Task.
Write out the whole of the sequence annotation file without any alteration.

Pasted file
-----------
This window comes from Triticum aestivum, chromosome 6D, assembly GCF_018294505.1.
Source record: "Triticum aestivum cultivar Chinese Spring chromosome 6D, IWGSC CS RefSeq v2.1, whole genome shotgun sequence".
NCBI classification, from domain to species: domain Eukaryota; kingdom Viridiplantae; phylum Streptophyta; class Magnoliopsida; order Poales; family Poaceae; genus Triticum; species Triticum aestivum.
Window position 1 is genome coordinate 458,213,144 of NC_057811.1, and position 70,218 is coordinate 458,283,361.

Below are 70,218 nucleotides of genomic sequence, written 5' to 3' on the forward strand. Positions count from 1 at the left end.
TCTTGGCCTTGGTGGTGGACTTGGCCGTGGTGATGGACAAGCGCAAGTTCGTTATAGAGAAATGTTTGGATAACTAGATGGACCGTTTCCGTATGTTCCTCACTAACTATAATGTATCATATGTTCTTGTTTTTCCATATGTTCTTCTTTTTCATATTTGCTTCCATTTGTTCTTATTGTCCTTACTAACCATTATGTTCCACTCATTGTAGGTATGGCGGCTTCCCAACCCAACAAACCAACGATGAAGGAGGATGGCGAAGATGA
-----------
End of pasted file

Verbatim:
This window comes from Triticum aestivum, chromosome 6D, assembly GCF_018294505.1.
Source record: "Triticum aestivum cultivar Chinese Spring chromosome 6D, IWGSC CS RefSeq v2.1, whole genome shotgun sequence".
NCBI classification, from domain to species: domain Eukaryota; kingdom Viridiplantae; phylum Streptophyta; class Magnoliopsida; order Poales; family Poaceae; genus Triticum; species Triticum aestivum.
Window position 1 is genome coordinate 458,213,144 of NC_057811.1, and position 70,218 is coordinate 458,283,361.

Below are 70,218 nucleotides of genomic sequence, written 5' to 3' on the forward strand. Positions count from 1 at the left end.
TCTTGGCCTTGGTGGTGGACTTGGCCGTGGTGATGGACAAGCGCAAGTTCGTTATAGAGAAATGTTTGGATAACTAGATGGACCGTTTCCGTATGTTCCTCACTAACTATAATGTATCATATGTTCTTGTTTTTCCATATGTTCTTCTTTTTCATATTTGCTTCCATTTGTTCTTATTGTCCTTACTAACCATTATGTTCCACTCATTGTAGGTATGGCGGCTTCCCAACCCAACAAACCAACGATGAAGGAGGATGGCGAAGATGA